Description of intervention
Management of long-term side effects of breast cancer treatment is important to improve QoL of breast cancer survivors.21 Optimal rehabilitation includes the inputs from the various health professionals to help remediate and restore the impaired physical, psycho-social, and occupational functioning of women with breast cancer.22 Some of these methods include physical-therapy,23,24 exercise interventions,25,26 psychological therapies such as psycho-education,27,28 occupational therapy,29,30 nutritional rehabilitation,31 alternative rehabilitation such as yoga, music therapy,32,33 and complex rehabilitation.34
This review aims to examine systematic reviews on the rehabilitation methods for post-operative women with breast cancer, with a view on the comprehensiveness of these methods used, and if they consider breast cancer as a chronic illness. The findings may help inform suitable treatment decisions towards post-operative complications and the after-effects so that survivors can live for indefinite periods, with breast cancer taking a form of chronic illness.
Systematic reviews were searched in four databases, restricted to full-text English language publications, which were published between January 2009 and October 2014, on adult women with breast cancer including The Cochrane Database of Systematic Reviews, the Database of Abstracts of Reviews of Effects, PubMed, and ScienceDirect.
The titles, abstracts, and keywords were searched for the following terms in order to identify the required articles: ‘breast cancer’, ‘breast carcinoma’, ‘surgery’, ‘rehabilitation’, ‘treatment’, ‘therapy’, ‘physical therapy’, ‘occupational therapy’, ‘psychological’, ‘psychosocial’, ‘exercise’, ‘physical activity’, ‘cognitive’, ‘occupational’, ‘alternative’, ‘complementary’, and ‘systematic review’. Search terms were identified by means of the inclusion and exclusion criteria specified in the PICOS (Population, Intervention, Comparator, Outcomes, and Study designs) table (Table 1). Boolean operators “AND”, and “OR” and search filter “asterisks (*)” were used together with the search terms to ensure all keyword variations were searched. Grey literature was excluded.
Table 1 PICOS inclusion and exclusion criteria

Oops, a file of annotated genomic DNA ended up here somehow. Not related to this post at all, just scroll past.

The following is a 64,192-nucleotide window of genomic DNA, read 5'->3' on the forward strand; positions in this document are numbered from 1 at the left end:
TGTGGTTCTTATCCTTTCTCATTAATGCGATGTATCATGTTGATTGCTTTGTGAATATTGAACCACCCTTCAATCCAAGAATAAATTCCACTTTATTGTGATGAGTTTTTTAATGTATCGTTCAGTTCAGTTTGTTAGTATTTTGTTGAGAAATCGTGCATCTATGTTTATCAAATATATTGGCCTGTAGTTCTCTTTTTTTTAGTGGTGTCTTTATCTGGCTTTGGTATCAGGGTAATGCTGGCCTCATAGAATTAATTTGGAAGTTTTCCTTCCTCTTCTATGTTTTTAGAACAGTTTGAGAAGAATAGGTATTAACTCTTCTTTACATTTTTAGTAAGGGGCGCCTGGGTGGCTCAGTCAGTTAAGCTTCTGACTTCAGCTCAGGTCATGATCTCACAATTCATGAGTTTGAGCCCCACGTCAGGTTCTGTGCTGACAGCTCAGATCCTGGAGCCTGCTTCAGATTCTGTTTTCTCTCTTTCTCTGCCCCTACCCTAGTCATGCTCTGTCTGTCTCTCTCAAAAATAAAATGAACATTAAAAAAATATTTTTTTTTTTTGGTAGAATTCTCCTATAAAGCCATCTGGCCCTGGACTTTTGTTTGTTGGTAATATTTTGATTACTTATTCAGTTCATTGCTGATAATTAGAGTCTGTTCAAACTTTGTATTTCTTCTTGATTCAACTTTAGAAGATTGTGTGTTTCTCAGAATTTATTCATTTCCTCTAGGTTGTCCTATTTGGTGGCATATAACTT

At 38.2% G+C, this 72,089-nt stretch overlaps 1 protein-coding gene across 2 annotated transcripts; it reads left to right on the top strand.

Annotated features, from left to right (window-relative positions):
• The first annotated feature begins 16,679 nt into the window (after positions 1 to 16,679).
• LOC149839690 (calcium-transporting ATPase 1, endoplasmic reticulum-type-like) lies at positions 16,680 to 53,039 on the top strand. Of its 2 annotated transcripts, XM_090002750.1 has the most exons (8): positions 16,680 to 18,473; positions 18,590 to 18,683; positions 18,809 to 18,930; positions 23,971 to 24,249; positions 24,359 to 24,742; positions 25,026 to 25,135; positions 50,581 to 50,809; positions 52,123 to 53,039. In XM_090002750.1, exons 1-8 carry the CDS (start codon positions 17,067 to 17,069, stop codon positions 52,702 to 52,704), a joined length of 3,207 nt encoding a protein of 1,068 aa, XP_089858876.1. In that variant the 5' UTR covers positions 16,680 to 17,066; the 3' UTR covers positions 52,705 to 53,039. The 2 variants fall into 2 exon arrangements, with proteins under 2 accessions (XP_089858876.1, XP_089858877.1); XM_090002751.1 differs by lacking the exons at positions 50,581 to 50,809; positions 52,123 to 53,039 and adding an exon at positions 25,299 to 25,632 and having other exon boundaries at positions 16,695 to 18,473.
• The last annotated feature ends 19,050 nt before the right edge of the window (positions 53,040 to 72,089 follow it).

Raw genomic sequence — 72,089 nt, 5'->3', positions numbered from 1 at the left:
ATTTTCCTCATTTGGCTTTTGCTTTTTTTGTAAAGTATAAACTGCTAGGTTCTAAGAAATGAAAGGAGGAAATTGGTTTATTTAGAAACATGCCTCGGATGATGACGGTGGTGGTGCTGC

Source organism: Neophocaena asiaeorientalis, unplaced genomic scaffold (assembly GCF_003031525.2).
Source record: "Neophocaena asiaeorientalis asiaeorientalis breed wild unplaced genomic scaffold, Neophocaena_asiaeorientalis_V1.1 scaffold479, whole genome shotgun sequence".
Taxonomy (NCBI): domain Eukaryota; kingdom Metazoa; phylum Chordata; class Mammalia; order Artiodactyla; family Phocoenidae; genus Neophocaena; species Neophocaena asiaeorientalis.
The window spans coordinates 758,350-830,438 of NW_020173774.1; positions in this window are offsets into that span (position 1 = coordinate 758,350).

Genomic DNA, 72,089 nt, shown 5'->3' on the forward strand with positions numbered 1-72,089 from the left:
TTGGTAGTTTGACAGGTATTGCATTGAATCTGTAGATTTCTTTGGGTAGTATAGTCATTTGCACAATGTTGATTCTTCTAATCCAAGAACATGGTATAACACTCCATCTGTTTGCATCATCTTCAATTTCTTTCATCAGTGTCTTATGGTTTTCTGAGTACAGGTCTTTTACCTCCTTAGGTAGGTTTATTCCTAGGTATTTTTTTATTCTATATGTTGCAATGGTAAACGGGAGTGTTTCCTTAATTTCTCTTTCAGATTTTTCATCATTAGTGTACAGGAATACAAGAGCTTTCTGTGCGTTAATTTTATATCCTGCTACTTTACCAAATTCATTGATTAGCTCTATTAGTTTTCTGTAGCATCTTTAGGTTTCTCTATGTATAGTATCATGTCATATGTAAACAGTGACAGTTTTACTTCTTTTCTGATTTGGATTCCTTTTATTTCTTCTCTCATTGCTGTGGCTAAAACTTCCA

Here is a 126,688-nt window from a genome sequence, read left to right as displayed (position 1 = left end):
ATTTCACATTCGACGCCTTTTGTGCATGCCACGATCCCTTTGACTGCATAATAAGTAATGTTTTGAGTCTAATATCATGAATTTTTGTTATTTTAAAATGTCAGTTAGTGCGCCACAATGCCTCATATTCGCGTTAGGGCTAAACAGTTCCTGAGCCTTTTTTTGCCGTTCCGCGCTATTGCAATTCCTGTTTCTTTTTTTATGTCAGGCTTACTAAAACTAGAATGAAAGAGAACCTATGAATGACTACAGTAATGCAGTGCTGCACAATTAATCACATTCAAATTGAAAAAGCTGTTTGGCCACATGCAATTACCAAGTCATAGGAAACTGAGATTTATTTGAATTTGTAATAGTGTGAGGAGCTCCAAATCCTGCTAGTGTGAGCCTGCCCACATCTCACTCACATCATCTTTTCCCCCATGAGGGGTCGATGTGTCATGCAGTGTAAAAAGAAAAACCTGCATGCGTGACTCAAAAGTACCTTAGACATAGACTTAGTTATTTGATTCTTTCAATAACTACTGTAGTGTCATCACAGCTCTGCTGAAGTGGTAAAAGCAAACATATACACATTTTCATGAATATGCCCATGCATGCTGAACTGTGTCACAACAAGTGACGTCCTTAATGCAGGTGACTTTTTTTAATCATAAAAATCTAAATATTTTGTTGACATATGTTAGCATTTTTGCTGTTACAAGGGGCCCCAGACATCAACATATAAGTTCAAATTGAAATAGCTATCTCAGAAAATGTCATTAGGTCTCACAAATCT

Selection of reviews
The electronic searches resulted in a number of studies uncovered from each database and was recorded immediately as shown in Figure 1. The online reference manager (EndNote) was used to remove any duplicates. Reviews were reviewed by one reviewer (ANM) to first assess their eligibility by reading the title and the abstract of each study.
Figure 1 Flow diagram of systematic review process.
Systematic reviews which include a sample of post-surgery breast cancer adults (aged 18 years and over) were included. Reviews were excluded if the sample had other types of non-breast cancer.
Systematic reviews on the effectiveness of single/combined (complex) rehabilitation eg, physical/occupational therapy, exercise, psychological, occupational, cognitive, nutrition, and alternative methods for post-operative breast cancer. The interventions included:
- Physical therapy – complex decongestive therapy, manual lymph drainage (MLD), standard physiotherapy, occupational therapy etc.
- Physical exercise – home based and instructed exercise.
- Psychosocial – cognitive behavior therapy (CBT), psycho-education, etc.
- Nutritional – change in dietary habits, dietary regime, etc.
- Alternative – yoga, music therapy, acupuncture, etc.
- Complex – combined interventions eg, counseling and exercise.
Types of studies
All published systematic reviews in the English language, on rehabilitation programs (for a combination of dysfunctions) were selected. The programs could have been physical or exercise or psychological or cognitive or occupational or nutritional or alternative or complex rehabilitation. There were no restrictions on the type of systematic review, ie, systematic reviews of randomized controlled trials (RCTs), uncontrolled trials, non-randomized studies, qualitative, etc, provided that the aim of the study was to investigate the effects of either single or combinational rehabilitation methods/programs for post-operative patients with breast cancer. Systematic reviews were excluded if they focused on one narrow aspect or just one modality (eg, just specifically arm lymphedema as the outcome) and/or if there is less than four studies in the review paper, or it utilized less than three databases to search for individual studies.
Systematic reviews on the physical, cognitive, occupational, and psychological outcomes in post-operative breast cancer patients were included:
- Physical outcomes – shoulder mobility, lymphedema, wound healing, fatigue, etc.
- Psychological outcomes – QoL, anxiety, depression, mood, and stress.
- Cognitive outcomes – memory, attentiveness, “chemo-brain”, etc.
- Occupational outcomes – return to work, absenteeism, etc.
- Lifestyle redesign – preventive and health promotion methods.
The present systematic review included published systematic review articles in the English language between the years 2009 and 2014. Unpublished reviews (grey literatures) were not included in the review. Inclusion criteria were kept relatively broad to ensure comprehensiveness in assessing the various rehabilitation methods reviewed in previous systematic reviews.
Data extraction and synthesis of results
Reviews were selected based on inclusion and exclusion criteria as depicted in the flow diagram (Figure 1). All relevant reviews accessed were followed-up to establish inclusion. The information extracted included data from the data extraction table (Table S1) guided by a previous systematic review of reviews.35 The data were extracted by one researcher (ANM) which was guided, assessed, and reviewed by a senior researcher (SYL). It was expected that there would be heterogeneity in the outcomes measured.